Abstract (of title)
A summary of the public records
relating to the title of a particular piece of land. An attorney or title
insurance company reviews an abstract of title to determine whether there
are any title defects which must be cleared before a buyer can purchase a clear, marketable and insurable title.
Condition in a mortgage that
may require the balance of the loan to become due immediately, if regular
mortgage payments are not made or for breach of other conditions of the
Adjustable-rate mortgage (ARM)
A mortgage in which the interest
rate increases or decreases over the life of the loan based on market
conditions, resulting in possible changes in monthly payments. Some plans
have rate caps that limit the amount your interest rate may change. This
loan, which has many variations, generally carries a lower initial rate
than a fixed-rate loan because the borrower assumes the risk of the rising
or falling market.
Agreement of sale
Known by various names, such
as contract of purchase, purchase agreement, or sales agreement according
to location or jurisdiction. A contract in which a seller agrees to sell
and a buyer agrees to buy, under certain specific terms and conditions spelled out in writing and signed by both
A payment plan which enables
the borrower to reduce his or her debt gradually through monthly payments
Annual percentage rate (APR)
The cost of your loan, expressed
as an annual percentage. Lenders are required by law to provide you with
the APR calculation. The lender must calculate all the financing charges paid
by the borrower, including the interest
paid on the loan, the loan origination fee and mortgage insurance you
may be required to pay.
An expert judgment or estimate
of the quality or value of real estate as of a given date.
Binder or "offer to purchase"
A preliminary agreement to buy
real estate that is secured by the payment of earnest money. A binder
the right to purchase real estate upon agreed terms for a limited period
of time. If the buyer changes his or her
mind or is unable to purchase, the earnest money is forfeited unless the
binder expressly provides that it is to be refunded.
Certificate of title
A certificate issued by a title
company or a written opinion rendered by an attorney that the seller has
good marketable and insurable title to the property offered for sale.
A certificate of title offers no protection against any hidden defects
in the title that an examination of the records could not reveal. The
issuer of a certificate of title is liable only for damages due to negligence.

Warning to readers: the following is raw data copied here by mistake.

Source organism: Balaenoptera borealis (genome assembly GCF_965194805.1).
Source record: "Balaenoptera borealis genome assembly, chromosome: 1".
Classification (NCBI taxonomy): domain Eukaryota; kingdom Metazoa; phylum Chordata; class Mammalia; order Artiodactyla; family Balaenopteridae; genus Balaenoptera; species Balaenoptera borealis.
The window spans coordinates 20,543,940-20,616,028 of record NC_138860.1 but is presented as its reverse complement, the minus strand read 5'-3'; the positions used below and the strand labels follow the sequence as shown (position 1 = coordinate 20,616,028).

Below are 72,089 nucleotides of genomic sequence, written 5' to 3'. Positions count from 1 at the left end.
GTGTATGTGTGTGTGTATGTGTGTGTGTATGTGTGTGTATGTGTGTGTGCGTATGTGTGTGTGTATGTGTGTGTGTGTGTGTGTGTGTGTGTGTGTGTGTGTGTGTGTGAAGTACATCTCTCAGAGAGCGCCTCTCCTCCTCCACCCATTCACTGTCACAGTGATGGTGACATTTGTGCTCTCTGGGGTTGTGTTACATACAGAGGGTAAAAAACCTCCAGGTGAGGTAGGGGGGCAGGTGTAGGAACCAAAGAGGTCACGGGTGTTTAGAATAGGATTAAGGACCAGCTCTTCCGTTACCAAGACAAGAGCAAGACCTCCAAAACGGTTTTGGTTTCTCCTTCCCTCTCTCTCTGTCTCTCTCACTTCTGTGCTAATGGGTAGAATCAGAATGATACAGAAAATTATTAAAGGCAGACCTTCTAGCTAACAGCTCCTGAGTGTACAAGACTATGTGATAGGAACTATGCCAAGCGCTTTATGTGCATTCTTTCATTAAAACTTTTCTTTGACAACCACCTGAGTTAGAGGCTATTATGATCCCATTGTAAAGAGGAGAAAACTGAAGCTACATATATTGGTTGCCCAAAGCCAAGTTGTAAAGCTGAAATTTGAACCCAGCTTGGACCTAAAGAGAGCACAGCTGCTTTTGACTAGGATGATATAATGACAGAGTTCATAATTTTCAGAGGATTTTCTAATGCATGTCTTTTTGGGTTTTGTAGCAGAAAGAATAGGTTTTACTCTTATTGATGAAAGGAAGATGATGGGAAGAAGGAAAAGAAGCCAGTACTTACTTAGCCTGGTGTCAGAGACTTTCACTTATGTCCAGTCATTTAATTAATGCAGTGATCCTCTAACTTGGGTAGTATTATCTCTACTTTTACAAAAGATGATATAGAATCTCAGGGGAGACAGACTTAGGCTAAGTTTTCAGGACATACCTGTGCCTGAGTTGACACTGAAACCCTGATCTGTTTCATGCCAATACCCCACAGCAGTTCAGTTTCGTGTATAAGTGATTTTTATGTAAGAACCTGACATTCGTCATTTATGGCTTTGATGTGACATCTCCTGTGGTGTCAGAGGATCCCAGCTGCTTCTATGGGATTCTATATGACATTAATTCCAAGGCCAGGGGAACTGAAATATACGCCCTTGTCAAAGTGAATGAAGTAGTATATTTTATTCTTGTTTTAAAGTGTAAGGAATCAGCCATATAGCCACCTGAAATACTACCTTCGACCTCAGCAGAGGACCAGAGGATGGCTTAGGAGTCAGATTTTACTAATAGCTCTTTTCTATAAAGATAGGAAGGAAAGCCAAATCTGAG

The protection offered to a homeowner under a certificate of title is
not as great as that offered in a title insurance policy.
The expenses that buyers and
sellers normally incur while transferring the ownership of a piece of
These costs are in addition to price of the property and are prepaid on
the closing day. This is a typical list:
- Documentary stamps on notes
- Recording deed and mortgage
- Escrow fees
- Attorney's fee
- Title insurance
- Appraisal and inspection
- Survey charge
- Cost of abstract
- Documentary stamps on deed
- Real estate commission
- Recording mortgage
- Survey charge
- Escrow fees
- Attorney's fee
The agreement of sale negotiated
previously between the buyer and the seller may state in writing who will
for each cost.
The day on which the formalities
of a real estate sale are concluded. The certificate of title, abstract
are generally prepared for the closing by an attorney and charged to the
buyer. The buyer signs the mortgage,
and closing costs are paid. The final closing merely confirms the original
agreement reached in the agreement
Cloud (on title)
An outstanding claim or encumbrance
which adversely affects the marketability of title.
Money paid to a real estate
agent or broker by the seller as compensation for finding a buyer and
the sale. Usually it's a percentage of the sale price: six to seven percent
on houses, 10 percent on land.
A mortgage loan not insured
by HUD or guaranteed by the Veterans' Administration. It is subject to
conditions established by the lending institution and state statutes.
The mortgage rates may vary with different institutions and between states.
(States have various interest limits.)
A formal written instrument
by which title to real property is transferred from one owner to another.
The deed should contain an accurate description of the property being
conveyed, should be signed and witnessed according to the laws of the
state where the property is located and should be delivered to the purchaser
at closing day. There are two parties to a deed: the grantor (seller)
and the grantee (buyer).
Failure to make mortgage payments
as set forth in the mortgage or deed of trust. It is the responsibility
of the buyer--the mortgager-to remember the due date and send the payment
prior to the due date, not after. Generally, if the payment is not received
by thirty days after the due date, the mortgage is in default. In the
event of default, the mortgage may give the lender the right to accelerate
payments, take possession and receive rents and start foreclosure. Defaults
may also come about by failure to observe other conditions in the mortgage
or deed of trust.
Decline in the value of a house
due to wear and tear, adverse changes in the neighborhood or any other
A state tax, in the forms of
stamps, required on deeds and mortgages when a real estate title passes
from one owner to another. The amount of stamps required varies with each
The amount of money the purchaser
pays to the seller upon the signing of the agreement of sale. The agreement
of sale will refer to the down payment amount and will acknowledge receipt
of the down payment. Down payment is the difference between the sales
price and maximum mortgage amount. The down payment may not be refundable
if the purchaser fails to buy the property without good cause. If the
purchaser wants the down payment to be refundable, he or she should insert
a clause in the agreement of sale specifying the conditions under which
the deposit will be refunded. If the seller cannot deliver good title,
the agreement of sale usually requires the seller to return the down payment
and to pay interest and expenses incurred by the purchaser.
The deposit money given to the
seller or his agent by the potential buyer upon the signing of the offer
to purchase to show that he or she is serious about buying the house.
If the sale goes through, the earnest money is applied against the down
payment. If the sale does not go through, the earnest money will be forfeited
or lost unless the binder or offer to purchase expressly provides that
it is refundable.
A right-of-way granted to a
person or company authorizing access to or over the owner's land. An electric
company obtaining a right-of-way across private property is a common example.
An obstruction, building or
part of a building that intrudes beyond a legal boundary onto neighboring
private or public land, or a building extending beyond the building line.